Today is Transfiguration Sunday. It is the last Sunday of Epiphany’s light before we enter Lent’s shadowed time. Just before this morning’s scripture, Jesus has told his disciples that the Messiah — the one anointed by God to be Saviour of the world — was going to suffer and be put on trial and found guilty and killed and, on the third day, would be raised up alive. The one who had come to save the world was going to be destroyed by the powers he came to destroy.

The disciples are still reeling from this incomprehensible juxtaposition of “Saviour” and “suffering”, of “Lord” and “killed”, of “sacrifice” and “salvation”, when Jesus pushes them even further. Those who want to belong to him, who want to participate in God’s saving work in the world, he said, will be led into a life of suffering and sacrifice as well. You can imagine that the disciples had more than a few questions — fundamental, profound questions, not least of which would be, “Where is God in all of this?”

The reply Jesus gives is to take Peter, James, and John up a mountain to pray. Actually, Jesus prays. The disciples sleep. Jesus’ appearance becomes dazzling bright and two great figures of the faith — Moses and Elijah— join him. They talk about Jesus’ departure, Jesus’ exodus, that he was about to complete in Jerusalem. The disciples, jolted awake, find themselves in the midst of glory.

Peter, always the one to blurt out what everyone else is thinking, says, “Let’s build a shrine. Let’s mark this as a holy place of God’s presence.” Before the disciples can start a fund-raising campaign or call an architect, they are interrupted by a cloud (which in the First Testament is a sign of God ’s presence) and by a voice which says, “This is my Son, the Chosen. Listen to him.” There is divine confirmation that, in spite of all that is going to happen that will seem to deny God’s presence and saving power, Jesus is to be trusted and obeyed and adored.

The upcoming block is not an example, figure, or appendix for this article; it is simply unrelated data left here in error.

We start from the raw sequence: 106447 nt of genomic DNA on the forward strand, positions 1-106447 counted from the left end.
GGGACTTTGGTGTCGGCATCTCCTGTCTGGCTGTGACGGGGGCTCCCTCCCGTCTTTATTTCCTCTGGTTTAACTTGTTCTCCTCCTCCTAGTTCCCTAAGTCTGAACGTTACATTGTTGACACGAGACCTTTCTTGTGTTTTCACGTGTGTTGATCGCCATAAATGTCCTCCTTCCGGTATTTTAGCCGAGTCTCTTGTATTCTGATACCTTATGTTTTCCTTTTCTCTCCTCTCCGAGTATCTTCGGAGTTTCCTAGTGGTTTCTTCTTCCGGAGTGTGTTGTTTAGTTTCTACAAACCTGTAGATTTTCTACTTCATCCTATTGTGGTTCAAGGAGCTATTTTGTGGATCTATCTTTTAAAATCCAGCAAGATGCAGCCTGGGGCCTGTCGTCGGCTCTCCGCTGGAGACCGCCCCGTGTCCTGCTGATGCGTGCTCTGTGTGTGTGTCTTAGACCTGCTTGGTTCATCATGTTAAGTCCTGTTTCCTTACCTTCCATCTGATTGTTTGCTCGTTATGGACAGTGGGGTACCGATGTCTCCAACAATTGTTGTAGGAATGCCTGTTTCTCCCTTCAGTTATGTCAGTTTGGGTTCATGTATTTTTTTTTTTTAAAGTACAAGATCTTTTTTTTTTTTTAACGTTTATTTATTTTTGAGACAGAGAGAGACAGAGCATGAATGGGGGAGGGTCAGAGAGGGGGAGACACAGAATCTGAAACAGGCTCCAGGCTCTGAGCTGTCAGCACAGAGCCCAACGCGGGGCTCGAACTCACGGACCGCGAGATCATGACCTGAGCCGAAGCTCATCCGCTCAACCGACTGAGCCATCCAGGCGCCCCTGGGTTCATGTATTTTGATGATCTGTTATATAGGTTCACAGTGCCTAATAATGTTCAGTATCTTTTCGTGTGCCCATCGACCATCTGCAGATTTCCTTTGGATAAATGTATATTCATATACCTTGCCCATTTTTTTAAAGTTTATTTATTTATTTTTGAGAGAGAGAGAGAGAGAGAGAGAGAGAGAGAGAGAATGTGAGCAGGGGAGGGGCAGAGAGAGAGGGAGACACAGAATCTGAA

Then, it is over. The glory fades. Jesus is standing there alone. The disciples are left speechless, not knowing what to make of what the have just seen and heard.

Most of us do not often receive such a blinding vision of God’s glory. We do not often get such profound assurance of God’s guidance. We may long for it deeply, but most of the time, we are left with only our deep longings. I suspect that, most of us, if we were to be given such an epiphany, would be like Peter. We would want to capture the moment. We would want to memorialize it in some way. We would want something we could hold onto to so we could keep God’s presence near and certain. Then, in those long stretches when God seems absent, we could go back to it and find God there the way we did once.

Peter does get to build his shrine to the glory of God shining in Jesus’ face. He does get to build a temple; he just does not get to build it on Mount Tabor. He does not get to build it with bricks and mortar. After the mountain-top experience, Jesus leaves the place where God’s glory shone out so clearly, and takes Peter and James and John with him down to the valley below. There, they encounter a boy in the midst of a convulsion, his distraught parents and the prayer-less disciples who are unable to rescue or help him. The road from that place leads to Jerusalem and to suffering and to death on a cross, just as Jesus said it would. The road led to Jesus’ cry on the cross, “My God, my God, why have your forsaken me?”